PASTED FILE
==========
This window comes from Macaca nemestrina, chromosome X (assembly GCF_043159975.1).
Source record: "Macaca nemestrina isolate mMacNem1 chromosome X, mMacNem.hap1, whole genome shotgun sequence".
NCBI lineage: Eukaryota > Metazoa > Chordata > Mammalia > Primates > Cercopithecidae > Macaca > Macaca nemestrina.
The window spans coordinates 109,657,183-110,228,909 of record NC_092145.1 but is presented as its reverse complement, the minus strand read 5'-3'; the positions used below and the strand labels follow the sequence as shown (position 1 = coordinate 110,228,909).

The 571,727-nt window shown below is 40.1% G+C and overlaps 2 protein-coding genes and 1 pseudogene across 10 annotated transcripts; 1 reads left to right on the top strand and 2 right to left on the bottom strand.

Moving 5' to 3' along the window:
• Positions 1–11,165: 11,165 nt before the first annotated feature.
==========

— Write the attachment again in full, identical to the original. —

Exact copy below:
This window comes from Macaca nemestrina, chromosome X (assembly GCF_043159975.1).
Source record: "Macaca nemestrina isolate mMacNem1 chromosome X, mMacNem.hap1, whole genome shotgun sequence".
NCBI lineage: Eukaryota > Metazoa > Chordata > Mammalia > Primates > Cercopithecidae > Macaca > Macaca nemestrina.
The window spans coordinates 109,657,183-110,228,909 of record NC_092145.1 but is presented as its reverse complement, the minus strand read 5'-3'; the positions used below and the strand labels follow the sequence as shown (position 1 = coordinate 110,228,909).

The 571,727-nt window shown below is 40.1% G+C and overlaps 2 protein-coding genes and 1 pseudogene across 10 annotated transcripts; 1 reads left to right on the top strand and 2 right to left on the bottom strand.

Moving 5' to 3' along the window:
• Positions 1–11,165: 11,165 nt before the first annotated feature.